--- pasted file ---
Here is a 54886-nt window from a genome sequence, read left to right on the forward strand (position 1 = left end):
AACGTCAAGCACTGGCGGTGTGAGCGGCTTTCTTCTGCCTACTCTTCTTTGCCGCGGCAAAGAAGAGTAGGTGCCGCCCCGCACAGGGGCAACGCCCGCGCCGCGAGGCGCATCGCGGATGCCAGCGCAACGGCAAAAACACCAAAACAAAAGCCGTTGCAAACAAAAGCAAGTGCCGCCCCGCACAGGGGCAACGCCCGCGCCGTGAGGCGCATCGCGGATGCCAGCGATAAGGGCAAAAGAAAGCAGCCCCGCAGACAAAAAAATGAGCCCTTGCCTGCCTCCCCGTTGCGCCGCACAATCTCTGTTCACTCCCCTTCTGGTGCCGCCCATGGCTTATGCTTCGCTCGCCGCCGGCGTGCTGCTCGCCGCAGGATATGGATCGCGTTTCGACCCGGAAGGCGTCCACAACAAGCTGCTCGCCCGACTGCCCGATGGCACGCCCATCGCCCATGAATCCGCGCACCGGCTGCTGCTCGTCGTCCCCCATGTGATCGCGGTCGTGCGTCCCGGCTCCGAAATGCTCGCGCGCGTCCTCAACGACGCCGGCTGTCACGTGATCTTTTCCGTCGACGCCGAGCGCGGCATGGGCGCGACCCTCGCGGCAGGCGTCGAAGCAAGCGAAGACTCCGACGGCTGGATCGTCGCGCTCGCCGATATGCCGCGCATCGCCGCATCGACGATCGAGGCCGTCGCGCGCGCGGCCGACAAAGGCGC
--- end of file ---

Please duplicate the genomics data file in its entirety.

Here is a 54886-nt window from a genome sequence, read left to right on the forward strand (position 1 = left end):
AACGTCAAGCACTGGCGGTGTGAGCGGCTTTCTTCTGCCTACTCTTCTTTGCCGCGGCAAAGAAGAGTAGGTGCCGCCCCGCACAGGGGCAACGCCCGCGCCGCGAGGCGCATCGCGGATGCCAGCGCAACGGCAAAAACACCAAAACAAAAGCCGTTGCAAACAAAAGCAAGTGCCGCCCCGCACAGGGGCAACGCCCGCGCCGTGAGGCGCATCGCGGATGCCAGCGATAAGGGCAAAAGAAAGCAGCCCCGCAGACAAAAAAATGAGCCCTTGCCTGCCTCCCCGTTGCGCCGCACAATCTCTGTTCACTCCCCTTCTGGTGCCGCCCATGGCTTATGCTTCGCTCGCCGCCGGCGTGCTGCTCGCCGCAGGATATGGATCGCGTTTCGACCCGGAAGGCGTCCACAACAAGCTGCTCGCCCGACTGCCCGATGGCACGCCCATCGCCCATGAATCCGCGCACCGGCTGCTGCTCGTCGTCCCCCATGTGATCGCGGTCGTGCGTCCCGGCTCCGAAATGCTCGCGCGCGTCCTCAACGACGCCGGCTGTCACGTGATCTTTTCCGTCGACGCCGAGCGCGGCATGGGCGCGACCCTCGCGGCAGGCGTCGAAGCAAGCGAAGACTCCGACGGCTGGATCGTCGCGCTCGCCGATATGCCGCGCATCGCCGCATCGACGATCGAGGCCGTCGCGCGCGCGGCCGACAAAGGCGC